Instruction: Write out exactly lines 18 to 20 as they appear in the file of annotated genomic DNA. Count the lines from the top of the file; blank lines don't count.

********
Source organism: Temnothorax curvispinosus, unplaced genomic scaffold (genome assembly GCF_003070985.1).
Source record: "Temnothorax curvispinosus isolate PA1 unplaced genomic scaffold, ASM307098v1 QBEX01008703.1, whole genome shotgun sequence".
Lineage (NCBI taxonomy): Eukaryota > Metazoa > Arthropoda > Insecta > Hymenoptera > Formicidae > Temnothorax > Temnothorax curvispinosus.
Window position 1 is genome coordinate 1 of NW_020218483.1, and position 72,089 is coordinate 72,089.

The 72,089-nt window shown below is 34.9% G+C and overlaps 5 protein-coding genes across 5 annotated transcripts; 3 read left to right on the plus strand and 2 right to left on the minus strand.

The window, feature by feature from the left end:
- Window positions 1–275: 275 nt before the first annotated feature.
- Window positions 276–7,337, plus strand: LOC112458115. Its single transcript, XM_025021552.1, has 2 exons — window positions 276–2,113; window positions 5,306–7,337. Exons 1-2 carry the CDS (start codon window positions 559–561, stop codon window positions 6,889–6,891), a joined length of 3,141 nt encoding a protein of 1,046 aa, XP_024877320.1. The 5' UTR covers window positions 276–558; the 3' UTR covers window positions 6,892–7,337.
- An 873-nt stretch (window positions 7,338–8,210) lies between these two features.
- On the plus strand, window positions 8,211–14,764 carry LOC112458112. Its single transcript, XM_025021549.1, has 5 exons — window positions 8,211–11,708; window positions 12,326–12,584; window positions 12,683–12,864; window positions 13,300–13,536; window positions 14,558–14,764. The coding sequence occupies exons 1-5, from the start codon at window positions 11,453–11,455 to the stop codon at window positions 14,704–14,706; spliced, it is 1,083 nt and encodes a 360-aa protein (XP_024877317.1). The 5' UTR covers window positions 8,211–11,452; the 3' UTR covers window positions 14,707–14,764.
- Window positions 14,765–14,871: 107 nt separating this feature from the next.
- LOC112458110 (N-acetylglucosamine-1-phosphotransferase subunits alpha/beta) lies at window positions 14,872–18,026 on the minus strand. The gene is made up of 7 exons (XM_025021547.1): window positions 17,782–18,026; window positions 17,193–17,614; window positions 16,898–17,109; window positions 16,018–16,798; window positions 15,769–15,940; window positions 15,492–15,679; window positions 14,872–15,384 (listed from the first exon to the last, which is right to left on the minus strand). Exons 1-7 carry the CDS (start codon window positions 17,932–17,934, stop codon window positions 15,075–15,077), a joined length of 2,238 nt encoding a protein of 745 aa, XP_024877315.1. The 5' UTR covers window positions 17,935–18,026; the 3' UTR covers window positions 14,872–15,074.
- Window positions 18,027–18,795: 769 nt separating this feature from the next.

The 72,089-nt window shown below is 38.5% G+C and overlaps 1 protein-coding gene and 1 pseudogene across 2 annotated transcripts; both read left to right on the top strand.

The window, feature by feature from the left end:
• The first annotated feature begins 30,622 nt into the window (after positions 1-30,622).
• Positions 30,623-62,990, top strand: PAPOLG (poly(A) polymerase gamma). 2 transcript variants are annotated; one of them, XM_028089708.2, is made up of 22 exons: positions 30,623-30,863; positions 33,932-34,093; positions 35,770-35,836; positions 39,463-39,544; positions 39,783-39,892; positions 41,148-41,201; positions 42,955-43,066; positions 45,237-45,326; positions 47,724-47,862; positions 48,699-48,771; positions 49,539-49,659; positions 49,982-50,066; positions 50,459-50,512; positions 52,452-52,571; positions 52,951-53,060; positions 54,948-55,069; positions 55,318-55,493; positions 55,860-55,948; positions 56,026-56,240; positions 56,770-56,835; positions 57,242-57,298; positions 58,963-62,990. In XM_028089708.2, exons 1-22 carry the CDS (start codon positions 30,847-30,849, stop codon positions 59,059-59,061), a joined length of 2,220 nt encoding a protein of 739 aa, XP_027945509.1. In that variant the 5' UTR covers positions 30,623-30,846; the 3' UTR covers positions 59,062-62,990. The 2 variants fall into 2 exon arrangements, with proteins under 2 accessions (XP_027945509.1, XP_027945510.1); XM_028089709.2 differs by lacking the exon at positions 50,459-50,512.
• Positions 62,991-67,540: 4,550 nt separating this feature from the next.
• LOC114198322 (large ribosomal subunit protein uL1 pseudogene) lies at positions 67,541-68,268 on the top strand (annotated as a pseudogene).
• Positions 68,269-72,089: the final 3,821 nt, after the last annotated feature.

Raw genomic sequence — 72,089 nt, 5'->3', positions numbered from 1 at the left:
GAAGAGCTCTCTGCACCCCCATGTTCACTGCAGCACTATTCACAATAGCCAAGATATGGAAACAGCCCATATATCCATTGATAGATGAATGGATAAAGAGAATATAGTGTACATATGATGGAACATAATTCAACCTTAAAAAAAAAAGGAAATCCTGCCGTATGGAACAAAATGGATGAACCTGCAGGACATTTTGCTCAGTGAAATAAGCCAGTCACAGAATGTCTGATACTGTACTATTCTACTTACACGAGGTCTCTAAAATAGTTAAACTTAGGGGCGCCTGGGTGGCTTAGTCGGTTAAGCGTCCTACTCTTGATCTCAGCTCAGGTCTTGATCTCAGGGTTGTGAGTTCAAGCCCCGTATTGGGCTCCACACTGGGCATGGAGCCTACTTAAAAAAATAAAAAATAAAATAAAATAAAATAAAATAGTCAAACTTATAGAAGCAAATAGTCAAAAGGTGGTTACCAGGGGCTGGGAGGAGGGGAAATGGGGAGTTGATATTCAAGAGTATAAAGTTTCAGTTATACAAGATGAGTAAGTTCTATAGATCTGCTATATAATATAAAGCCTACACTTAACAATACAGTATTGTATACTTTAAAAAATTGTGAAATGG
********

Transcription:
• Positions 62,991-67,540: 4,550 nt separating this feature from the next.
• LOC114198322 (large ribosomal subunit protein uL1 pseudogene) lies at positions 67,541-68,268 on the top strand (annotated as a pseudogene).
• Positions 68,269-72,089: the final 3,821 nt, after the last annotated feature.